Tibet groups report latest self-immolation of man in protest

Wu Yingjie, Communist Party secretary of the Tibetan Autonomous Region, attends a group discussion session held on this sidelines of the annual meeting of China's National People's Congress (NPC) in the Tibet Hall of the Great Hall of the People in Beijing, Thursday, March 8, 2018. A man set himself on fire and died in western China's Sichuan province in the first self-immolation protest among Tibetans this year, monitoring groups reported Thursday. In Beijing, Tibet's Communist Party chief — the region's most powerful official — dismissed the reports. (AP Photo/Mark Schiefelbein)
Wu Yingjie, party secretary of the Tibetan Autonomous Region, attends a group discussion session held on this sidelines of the annual meeting of China's National People's Congress (NPC) in the Tibet Hall of the Great Hall of the People in Beijing, Thursday, March 8, 2018. (AP Photo/Mark Schiefelbein)
Wu Yingjie, center, party secretary of the Tibetan Autonomous Region, and other officials attend a group discussion session held on this sidelines of the annual meeting of China's National People's Congress (NPC) in the Tibet Hall of the Great Hall of the People in Beijing, Thursday, March 8, 2018. (AP Photo/Mark Schiefelbein)
Wu Yingjie, party secretary of the Tibetan Autonomous Region, attends a group discussion session held on this sidelines of the annual meeting of China's National People's Congress (NPC) in the Tibet Hall of the Great Hall of the People in Beijing, Thursday, March 8, 2018. (AP Photo/Mark Schiefelbein)

BEIJING — A man set himself on fire and died in western China's Sichuan province in the first self-immolation protest among Tibetans this year, monitoring groups reported Thursday.

Tsekho Tugchak, reportedly in his 40s, died in Ngaba county on Wednesday amid intensified security in the restive region ahead of the anniversary of a 2008 anti-China riot and 1959 independence uprising, the International Campaign for Tibet said.

ICT said his death was the 153rd self-immolation by a Tibetan since the protests began in 2009. The Free Tibet Campaign and U.S.-backed Radio Free Asia also reported the death, saying it took place in Ngaba's Meruma township.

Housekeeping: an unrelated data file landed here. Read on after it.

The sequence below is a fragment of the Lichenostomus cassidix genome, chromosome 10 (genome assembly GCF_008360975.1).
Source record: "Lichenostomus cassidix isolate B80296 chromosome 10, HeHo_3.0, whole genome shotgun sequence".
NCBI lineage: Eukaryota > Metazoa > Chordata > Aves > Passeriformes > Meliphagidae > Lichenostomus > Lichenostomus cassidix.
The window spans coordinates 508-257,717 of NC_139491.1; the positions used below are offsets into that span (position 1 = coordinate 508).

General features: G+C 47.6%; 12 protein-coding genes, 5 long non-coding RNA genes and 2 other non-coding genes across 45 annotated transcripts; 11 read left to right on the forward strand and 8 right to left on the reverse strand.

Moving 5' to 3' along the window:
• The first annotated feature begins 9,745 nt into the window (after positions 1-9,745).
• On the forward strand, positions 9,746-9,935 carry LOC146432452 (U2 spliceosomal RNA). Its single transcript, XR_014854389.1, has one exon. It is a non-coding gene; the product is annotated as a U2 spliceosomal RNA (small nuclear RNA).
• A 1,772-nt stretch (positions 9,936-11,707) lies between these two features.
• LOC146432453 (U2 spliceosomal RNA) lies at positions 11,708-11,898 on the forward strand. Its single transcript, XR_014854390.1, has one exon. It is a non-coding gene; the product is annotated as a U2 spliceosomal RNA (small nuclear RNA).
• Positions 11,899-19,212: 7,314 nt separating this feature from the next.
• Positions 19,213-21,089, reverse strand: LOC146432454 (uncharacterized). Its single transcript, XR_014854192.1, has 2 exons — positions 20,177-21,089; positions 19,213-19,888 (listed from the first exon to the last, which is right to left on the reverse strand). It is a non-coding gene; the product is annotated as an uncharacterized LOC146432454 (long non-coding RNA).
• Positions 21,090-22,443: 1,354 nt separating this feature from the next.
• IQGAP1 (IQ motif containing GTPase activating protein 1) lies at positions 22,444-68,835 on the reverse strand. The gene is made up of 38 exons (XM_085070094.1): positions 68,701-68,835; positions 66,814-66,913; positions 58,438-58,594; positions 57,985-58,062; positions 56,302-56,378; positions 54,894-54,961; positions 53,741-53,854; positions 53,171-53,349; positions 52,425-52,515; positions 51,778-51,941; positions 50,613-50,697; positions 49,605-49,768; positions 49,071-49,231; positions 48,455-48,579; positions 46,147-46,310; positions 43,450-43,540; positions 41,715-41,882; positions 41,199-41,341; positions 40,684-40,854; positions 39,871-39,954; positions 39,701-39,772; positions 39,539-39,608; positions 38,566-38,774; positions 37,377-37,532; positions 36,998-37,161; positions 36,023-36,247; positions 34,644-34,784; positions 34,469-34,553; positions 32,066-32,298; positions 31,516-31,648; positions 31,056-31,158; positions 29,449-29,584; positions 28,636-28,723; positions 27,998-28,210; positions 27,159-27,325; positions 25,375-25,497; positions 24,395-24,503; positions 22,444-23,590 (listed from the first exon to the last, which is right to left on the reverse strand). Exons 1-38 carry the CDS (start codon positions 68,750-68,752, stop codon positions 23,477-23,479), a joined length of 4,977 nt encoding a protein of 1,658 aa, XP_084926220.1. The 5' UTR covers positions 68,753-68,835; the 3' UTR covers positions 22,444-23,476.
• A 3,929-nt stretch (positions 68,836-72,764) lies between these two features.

In Beijing, Tibet's Communist Party chief — the region's most powerful official — dismissed the reports.

"I don't think they're telling the truth," Wu Yingjie told reporters at a meeting on the sidelines of the annual session of China's ceremonial parliament.

"If such self-immolations happened in the United States, it really wouldn't be that weird, but I can tell you that in Tibet that these kinds of self-immolation incidents don't happen," Wu said.

The self-immolations by Tibetans monks, nuns and laypeople aim to highlight harsh Chinese rule and the oppression of Tibet's Buddhist culture, as well as appeal for the return of the exiled spiritual leader the Dalai Lama.

The region is closed to foreign media, making it virtually impossible to confirm reported self-immolations, which are believed to have peaked in 2012 with 83 that year.

Staff members reached at police headquarters, government offices and the local propaganda department in Ngaba, also known by its Chinese name, Aba, said they had no knowledge of the case. All declined to give their names as is usual among Chinese bureaucrats.

China claims Tibet, including Ngaba, has been part of its territory for more than seven centuries and regards the Dalai Lama as a dangerous separatist.

Many Tibetans insist they were essentially independent for most of that time and have protested what they regard as China's heavy-handed rule imposed after the People's Liberation Army's battled its way into the Himalayan region in 1950.

The prime minister of the self-declared Tibetan government-in-exile in India, Lobsang Sangay, expressed concern over the reported self-immolation and called on China to address what he called Tibetans' legitimate grievances.

"Such sacrifices by Tibetans in Tibet evidence that repression in Tibet under the Chinese rule is making lives unlivable," Sangay said in a statement from the north Indian town of Dharmsala, where his government has its headquarters.

"The issue of Tibet can be best resolved amicably through the middle way approach, by resuming dialogue with the Tibetan representatives," he said, referring to the Dalai Lama's call for Tibet to be granted true autonomy while remaining under Chinese rule as Beijing originally promised.

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Associated Press video journalist Dake Kang in Beijing and writer Ashok Sharma in New Delhi contributed to this report.

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